Uncertain; possibly from the English slang term chat (“louse”). The word predates the Chadless punch, which therefore cannot be its origin, and a derivation from Scots chad (“river gravel”) stated in some dictionaries is now thought to be nothing more than guesswork.
- (uncountable) Small pieces of paper punched out from the edges of continuous stationery, or from ballot papers, paper tape, punched cards, etc.
2011 June 1, David P. Mikkelson, “Chad: Does the word ‘chad’ come from the Chadless keypunch, invented by a Mr. Chadless?”, in Snopes.com, retrieved 7 September 2016:
- The keypunch wasn't named after a Mr. Chadless; it was so named because, as expected, it punched tape while producing little or no chad.
- (countable) One of these pieces of paper.
1939 May 20, Ross A. Lake, Printing Perforating Telegraph Apparatus, US Patent 2255794:
- Prior devices of the type according to the present invention have been arranged to cut out the perforations completely at a single movement, thereby producing chads or waste material which often present difficult problems of disposal.
2000 December 12, Supreme Court of the United States, per curiam, “Bush v. Gore”, in United States Reports, volume 531, page 98 at 105:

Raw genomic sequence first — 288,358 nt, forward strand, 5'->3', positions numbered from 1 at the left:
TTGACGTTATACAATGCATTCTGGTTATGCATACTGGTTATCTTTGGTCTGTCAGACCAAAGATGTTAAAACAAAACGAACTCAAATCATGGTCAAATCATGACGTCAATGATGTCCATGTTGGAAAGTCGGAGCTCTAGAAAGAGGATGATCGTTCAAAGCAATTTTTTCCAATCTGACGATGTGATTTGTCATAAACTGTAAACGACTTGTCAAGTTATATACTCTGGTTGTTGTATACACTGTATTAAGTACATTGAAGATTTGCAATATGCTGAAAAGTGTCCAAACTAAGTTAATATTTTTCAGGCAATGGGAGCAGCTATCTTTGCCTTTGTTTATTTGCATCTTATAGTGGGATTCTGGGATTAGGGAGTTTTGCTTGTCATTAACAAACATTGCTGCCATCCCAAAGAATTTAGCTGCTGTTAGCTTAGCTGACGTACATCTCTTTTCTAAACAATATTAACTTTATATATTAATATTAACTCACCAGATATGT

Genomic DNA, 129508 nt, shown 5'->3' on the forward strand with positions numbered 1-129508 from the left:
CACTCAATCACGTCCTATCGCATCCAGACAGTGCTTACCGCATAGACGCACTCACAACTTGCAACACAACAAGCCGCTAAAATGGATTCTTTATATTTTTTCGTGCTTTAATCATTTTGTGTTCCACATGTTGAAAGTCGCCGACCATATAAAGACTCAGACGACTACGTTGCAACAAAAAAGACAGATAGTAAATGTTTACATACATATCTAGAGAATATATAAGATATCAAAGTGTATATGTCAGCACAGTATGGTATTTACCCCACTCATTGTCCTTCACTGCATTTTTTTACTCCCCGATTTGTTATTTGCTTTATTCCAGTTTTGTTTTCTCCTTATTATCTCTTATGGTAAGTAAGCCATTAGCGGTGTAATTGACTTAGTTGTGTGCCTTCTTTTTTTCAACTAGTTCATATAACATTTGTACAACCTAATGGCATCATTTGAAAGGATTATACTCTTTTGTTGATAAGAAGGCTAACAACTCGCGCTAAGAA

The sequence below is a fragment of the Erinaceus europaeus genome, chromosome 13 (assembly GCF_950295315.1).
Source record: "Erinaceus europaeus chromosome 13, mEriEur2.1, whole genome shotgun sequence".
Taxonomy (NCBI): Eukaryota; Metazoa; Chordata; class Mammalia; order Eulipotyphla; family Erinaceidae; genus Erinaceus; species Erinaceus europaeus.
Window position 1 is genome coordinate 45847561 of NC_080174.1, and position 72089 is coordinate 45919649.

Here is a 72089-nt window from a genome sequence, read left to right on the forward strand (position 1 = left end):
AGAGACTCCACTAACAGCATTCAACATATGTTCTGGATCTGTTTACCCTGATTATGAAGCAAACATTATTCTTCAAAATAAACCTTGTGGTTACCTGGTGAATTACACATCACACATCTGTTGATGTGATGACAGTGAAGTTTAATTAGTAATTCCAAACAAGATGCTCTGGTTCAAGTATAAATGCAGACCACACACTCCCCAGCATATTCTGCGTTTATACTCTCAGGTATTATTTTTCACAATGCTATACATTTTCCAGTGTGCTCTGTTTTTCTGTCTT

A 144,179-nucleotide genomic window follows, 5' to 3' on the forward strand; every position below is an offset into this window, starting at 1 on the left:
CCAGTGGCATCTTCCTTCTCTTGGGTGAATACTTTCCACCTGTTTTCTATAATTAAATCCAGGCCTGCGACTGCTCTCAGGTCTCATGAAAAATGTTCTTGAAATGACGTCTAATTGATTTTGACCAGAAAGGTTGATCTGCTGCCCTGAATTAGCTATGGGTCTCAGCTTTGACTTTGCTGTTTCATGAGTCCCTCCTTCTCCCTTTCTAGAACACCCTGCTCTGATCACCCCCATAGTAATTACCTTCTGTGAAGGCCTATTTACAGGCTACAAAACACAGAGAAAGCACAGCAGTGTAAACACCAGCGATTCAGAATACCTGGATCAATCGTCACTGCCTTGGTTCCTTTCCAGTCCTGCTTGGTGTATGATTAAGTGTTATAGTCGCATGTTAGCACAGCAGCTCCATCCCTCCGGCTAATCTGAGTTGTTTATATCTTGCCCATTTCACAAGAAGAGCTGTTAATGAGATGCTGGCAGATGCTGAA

- Much of the controversy seems to revolve around ballot cards designed to be perforated by a stylus but which, either through error or deliberate omission, have not been perforated with sufficient precision for a machine to count them. In some cases a piece of the card—a chad—is hanging, say by two corners. In other cases there is no separation at all, just an indentation.
- ^ David P. Mikkelson (1 June 2011), “Chad: Does the word ‘chad’ come from the Chadless keypunch, invented by a Mr. Chadless?”, in Snopes.com, retrieved 7 September 2016.
- ^ William Safire (2004) The Right Word in the Right Place at the Right Time: Wit and Wisdom from the Popular “On Language” Column in The New York Times Magazine, New York, N.Y.: Simon & Schuster, ISBN 978-0-7432-4244-8, page 43.
- ^ “chad” in Macmillan Dictionary, American edition; “chad” in Macmillan Dictionary, British edition.